Dog days of summer slowing you down ? Smart business owners use the summer slump to move their companies forward, says Chris Ruisi, leadership expert and author of Step Up and Play Big (Advantage Media Group, 2012).
"When the weather is nice we tend to get sloppy or lazy, but that's a mistake," he says. "Summer doesn't have to be a slow time for business."
Ruisi says there are several things you can do during the summer to reenergize your business. He suggests that entrepreneurs do these four tasks to build momentum and grow stronger businesses during a slow season.
1. Fine Tune Your Marketing Message.
Business owners know their product and services better than anyone else, but sometimes they have a hard time conveying the right information to customers. Instead of focusing on product or service features, take this time to make sure your website, brochures and other marketing materials highlight the benefits your customers receive.
"People buy things for two reasons: it makes them feel good or it alleviates a pain," says Ruisi. "Make sure your messaging clearly addresses one of those." He suggests reviewing and rewriting your copy or hiring a professional copywriter to do it for you.
2. Reevaluate Your Lead-Generation
Once you've got your message down, get the word out. Ruisi says businesses should have five lead-generating strategies in place. "If you're betting your future on one strategy, you're doomed," he says. Use the summer to research and implement new lead-generating opportunities, such as placing ads, networking at events, writing a blog, asking for referrals from existing clients, forming partnerships and engaging on social media.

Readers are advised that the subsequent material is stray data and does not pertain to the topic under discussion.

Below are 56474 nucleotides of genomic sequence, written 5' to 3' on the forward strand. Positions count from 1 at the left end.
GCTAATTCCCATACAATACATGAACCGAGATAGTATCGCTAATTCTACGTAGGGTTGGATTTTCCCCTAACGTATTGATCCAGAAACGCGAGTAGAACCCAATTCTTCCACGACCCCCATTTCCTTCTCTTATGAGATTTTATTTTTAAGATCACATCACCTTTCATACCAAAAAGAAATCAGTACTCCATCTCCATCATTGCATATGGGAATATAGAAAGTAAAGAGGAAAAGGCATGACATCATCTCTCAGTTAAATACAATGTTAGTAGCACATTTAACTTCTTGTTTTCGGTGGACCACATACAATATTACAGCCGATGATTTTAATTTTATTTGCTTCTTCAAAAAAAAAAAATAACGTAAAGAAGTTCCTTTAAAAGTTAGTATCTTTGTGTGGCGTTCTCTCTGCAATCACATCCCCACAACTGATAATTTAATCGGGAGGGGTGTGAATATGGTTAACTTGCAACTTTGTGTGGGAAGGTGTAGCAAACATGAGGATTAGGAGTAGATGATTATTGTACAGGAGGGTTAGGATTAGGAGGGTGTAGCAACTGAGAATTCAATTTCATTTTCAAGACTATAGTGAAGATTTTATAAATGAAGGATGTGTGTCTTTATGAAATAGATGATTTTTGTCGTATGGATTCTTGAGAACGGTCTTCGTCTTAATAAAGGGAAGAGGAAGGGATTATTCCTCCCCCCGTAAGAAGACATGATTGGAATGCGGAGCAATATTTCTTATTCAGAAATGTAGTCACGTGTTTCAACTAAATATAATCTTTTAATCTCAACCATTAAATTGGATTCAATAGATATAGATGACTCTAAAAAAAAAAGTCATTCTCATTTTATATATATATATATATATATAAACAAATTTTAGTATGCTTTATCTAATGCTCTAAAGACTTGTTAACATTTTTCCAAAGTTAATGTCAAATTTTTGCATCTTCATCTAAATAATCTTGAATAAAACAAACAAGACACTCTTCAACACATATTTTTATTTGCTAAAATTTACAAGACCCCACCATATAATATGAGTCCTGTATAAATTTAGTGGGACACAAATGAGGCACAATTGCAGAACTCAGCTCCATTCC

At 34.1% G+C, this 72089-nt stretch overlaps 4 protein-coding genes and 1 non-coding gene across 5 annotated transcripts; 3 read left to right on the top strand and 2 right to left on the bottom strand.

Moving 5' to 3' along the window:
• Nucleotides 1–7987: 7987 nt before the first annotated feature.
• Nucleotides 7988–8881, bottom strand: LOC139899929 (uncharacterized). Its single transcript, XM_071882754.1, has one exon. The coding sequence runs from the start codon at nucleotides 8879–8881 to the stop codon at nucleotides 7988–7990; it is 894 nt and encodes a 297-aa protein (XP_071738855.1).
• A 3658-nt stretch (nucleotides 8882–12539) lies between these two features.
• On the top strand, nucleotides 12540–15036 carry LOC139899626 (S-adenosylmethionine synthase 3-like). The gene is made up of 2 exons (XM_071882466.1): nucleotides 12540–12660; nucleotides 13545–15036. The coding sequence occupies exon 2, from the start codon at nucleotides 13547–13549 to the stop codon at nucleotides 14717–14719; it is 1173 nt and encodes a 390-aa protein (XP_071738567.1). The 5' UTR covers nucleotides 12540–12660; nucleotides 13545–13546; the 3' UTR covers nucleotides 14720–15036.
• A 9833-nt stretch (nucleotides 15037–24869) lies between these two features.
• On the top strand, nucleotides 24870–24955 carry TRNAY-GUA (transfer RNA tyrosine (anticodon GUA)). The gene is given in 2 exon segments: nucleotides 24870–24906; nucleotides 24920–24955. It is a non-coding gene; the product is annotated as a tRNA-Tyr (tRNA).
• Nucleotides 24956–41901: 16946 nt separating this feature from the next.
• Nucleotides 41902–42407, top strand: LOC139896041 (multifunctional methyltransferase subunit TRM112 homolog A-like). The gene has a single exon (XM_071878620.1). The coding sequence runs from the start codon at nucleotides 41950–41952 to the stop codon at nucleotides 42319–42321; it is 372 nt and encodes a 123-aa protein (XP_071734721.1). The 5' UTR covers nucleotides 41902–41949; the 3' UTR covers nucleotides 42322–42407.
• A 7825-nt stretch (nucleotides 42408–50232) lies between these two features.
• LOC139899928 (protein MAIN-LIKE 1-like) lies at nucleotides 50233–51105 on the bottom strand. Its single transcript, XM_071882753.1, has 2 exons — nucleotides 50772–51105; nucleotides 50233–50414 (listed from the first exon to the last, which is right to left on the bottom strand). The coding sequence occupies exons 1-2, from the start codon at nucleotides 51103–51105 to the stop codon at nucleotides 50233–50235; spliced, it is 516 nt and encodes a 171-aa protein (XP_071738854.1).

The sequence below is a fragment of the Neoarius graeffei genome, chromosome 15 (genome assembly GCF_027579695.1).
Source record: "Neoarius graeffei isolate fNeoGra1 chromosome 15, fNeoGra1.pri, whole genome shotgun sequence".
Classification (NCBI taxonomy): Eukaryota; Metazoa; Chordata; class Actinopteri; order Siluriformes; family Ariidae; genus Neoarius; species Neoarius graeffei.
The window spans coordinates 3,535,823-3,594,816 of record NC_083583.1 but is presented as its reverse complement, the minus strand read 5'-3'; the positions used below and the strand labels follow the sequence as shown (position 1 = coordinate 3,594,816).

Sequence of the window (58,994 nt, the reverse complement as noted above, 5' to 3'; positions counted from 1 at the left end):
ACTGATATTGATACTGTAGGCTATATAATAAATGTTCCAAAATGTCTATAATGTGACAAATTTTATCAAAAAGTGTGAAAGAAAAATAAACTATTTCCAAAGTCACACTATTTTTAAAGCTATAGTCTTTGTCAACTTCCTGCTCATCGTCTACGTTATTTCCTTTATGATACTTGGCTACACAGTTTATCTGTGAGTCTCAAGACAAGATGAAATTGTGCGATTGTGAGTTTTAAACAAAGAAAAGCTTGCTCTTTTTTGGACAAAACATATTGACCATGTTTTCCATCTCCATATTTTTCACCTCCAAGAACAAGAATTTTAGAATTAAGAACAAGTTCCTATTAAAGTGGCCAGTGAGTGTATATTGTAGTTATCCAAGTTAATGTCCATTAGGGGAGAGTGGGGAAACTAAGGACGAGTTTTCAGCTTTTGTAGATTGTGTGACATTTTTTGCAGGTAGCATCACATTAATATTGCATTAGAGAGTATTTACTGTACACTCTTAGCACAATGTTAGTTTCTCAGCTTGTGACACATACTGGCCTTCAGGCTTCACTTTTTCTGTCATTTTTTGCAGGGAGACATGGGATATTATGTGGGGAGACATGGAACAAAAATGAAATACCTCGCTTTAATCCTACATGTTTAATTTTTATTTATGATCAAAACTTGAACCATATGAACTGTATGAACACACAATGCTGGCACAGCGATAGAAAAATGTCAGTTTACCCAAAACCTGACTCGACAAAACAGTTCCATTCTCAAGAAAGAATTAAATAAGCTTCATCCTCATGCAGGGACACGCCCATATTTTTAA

3. Connect with Existing Customers.
People who have already bought from you are the key to your continued viability and growth. Ruisi suggests taking time to review their buying patterns. Then call, visit or email them to suggest reorders or complementary products and services. You can also drop them a note or send them a card to tell them you appreciate their business. "Business owners are all fighting the war of one territory: front of mind," he says. "Your customers aren't going to remember you if you don’t stay in front of them."
4. Refresh Your Employee Training.
Do you have clear expectations on how your employees should engage with your customers? If not, it's time to update your training. Ruisi suggests using down time to train your team on building strong customer relationships. Hold meetings, develop scripts, and engage in role playing. "If they don't understand the heart of your business, your employees can destroy your customer base by accident," says Ruisi.
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